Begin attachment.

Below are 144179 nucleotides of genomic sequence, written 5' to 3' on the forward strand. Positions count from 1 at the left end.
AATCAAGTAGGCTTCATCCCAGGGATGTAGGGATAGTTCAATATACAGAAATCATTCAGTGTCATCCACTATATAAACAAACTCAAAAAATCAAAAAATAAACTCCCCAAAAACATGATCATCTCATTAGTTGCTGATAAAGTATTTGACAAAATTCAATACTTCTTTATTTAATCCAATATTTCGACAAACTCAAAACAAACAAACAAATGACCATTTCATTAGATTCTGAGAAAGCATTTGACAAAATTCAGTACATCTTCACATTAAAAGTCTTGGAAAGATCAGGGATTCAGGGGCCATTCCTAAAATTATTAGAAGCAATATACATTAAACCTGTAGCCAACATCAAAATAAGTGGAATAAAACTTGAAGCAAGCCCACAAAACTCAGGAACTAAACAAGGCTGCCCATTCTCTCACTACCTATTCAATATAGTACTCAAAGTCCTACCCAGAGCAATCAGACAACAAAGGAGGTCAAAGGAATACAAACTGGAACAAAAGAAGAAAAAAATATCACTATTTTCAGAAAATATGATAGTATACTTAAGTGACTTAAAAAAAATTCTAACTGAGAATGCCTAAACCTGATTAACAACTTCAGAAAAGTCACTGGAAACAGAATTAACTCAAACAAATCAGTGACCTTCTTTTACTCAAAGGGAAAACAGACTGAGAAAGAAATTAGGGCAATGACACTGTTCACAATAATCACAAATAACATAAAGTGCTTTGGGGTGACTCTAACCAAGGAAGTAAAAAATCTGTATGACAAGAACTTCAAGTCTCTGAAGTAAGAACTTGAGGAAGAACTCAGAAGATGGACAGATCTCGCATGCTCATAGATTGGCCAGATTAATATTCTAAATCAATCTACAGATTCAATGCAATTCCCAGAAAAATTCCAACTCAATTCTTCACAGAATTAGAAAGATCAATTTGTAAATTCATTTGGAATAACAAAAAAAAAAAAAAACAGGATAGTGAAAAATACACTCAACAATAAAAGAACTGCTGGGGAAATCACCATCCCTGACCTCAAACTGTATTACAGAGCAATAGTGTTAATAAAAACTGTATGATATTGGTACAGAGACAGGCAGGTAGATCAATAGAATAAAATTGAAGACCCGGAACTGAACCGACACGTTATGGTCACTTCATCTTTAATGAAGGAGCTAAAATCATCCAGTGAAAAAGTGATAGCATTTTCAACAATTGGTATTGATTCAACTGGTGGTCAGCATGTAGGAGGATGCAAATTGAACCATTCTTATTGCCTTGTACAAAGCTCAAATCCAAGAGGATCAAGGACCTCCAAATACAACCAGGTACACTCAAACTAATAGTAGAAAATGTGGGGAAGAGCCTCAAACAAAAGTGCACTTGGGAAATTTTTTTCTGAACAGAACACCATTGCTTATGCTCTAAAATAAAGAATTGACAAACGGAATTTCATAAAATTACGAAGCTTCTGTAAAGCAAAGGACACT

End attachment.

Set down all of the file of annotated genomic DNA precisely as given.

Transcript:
Below are 144179 nucleotides of genomic sequence, written 5' to 3' on the forward strand. Positions count from 1 at the left end.
AATCAAGTAGGCTTCATCCCAGGGATGTAGGGATAGTTCAATATACAGAAATCATTCAGTGTCATCCACTATATAAACAAACTCAAAAAATCAAAAAATAAACTCCCCAAAAACATGATCATCTCATTAGTTGCTGATAAAGTATTTGACAAAATTCAATACTTCTTTATTTAATCCAATATTTCGACAAACTCAAAACAAACAAACAAATGACCATTTCATTAGATTCTGAGAAAGCATTTGACAAAATTCAGTACATCTTCACATTAAAAGTCTTGGAAAGATCAGGGATTCAGGGGCCATTCCTAAAATTATTAGAAGCAATATACATTAAACCTGTAGCCAACATCAAAATAAGTGGAATAAAACTTGAAGCAAGCCCACAAAACTCAGGAACTAAACAAGGCTGCCCATTCTCTCACTACCTATTCAATATAGTACTCAAAGTCCTACCCAGAGCAATCAGACAACAAAGGAGGTCAAAGGAATACAAACTGGAACAAAAGAAGAAAAAAATATCACTATTTTCAGAAAATATGATAGTATACTTAAGTGACTTAAAAAAAATTCTAACTGAGAATGCCTAAACCTGATTAACAACTTCAGAAAAGTCACTGGAAACAGAATTAACTCAAACAAATCAGTGACCTTCTTTTACTCAAAGGGAAAACAGACTGAGAAAGAAATTAGGGCAATGACACTGTTCACAATAATCACAAATAACATAAAGTGCTTTGGGGTGACTCTAACCAAGGAAGTAAAAAATCTGTATGACAAGAACTTCAAGTCTCTGAAGTAAGAACTTGAGGAAGAACTCAGAAGATGGACAGATCTCGCATGCTCATAGATTGGCCAGATTAATATTCTAAATCAATCTACAGATTCAATGCAATTCCCAGAAAAATTCCAACTCAATTCTTCACAGAATTAGAAAGATCAATTTGTAAATTCATTTGGAATAACAAAAAAAAAAAAAAACAGGATAGTGAAAAATACACTCAACAATAAAAGAACTGCTGGGGAAATCACCATCCCTGACCTCAAACTGTATTACAGAGCAATAGTGTTAATAAAAACTGTATGATATTGGTACAGAGACAGGCAGGTAGATCAATAGAATAAAATTGAAGACCCGGAACTGAACCGACACGTTATGGTCACTTCATCTTTAATGAAGGAGCTAAAATCATCCAGTGAAAAAGTGATAGCATTTTCAACAATTGGTATTGATTCAACTGGTGGTCAGCATGTAGGAGGATGCAAATTGAACCATTCTTATTGCCTTGTACAAAGCTCAAATCCAAGAGGATCAAGGACCTCCAAATACAACCAGGTACACTCAAACTAATAGTAGAAAATGTGGGGAAGAGCCTCAAACAAAAGTGCACTTGGGAAATTTTTTTCTGAACAGAACACCATTGCTTATGCTCTAAAATAAAGAATTGACAAACGGAATTTCATAAAATTACGAAGCTTCTGTAAAGCAAAGGACACT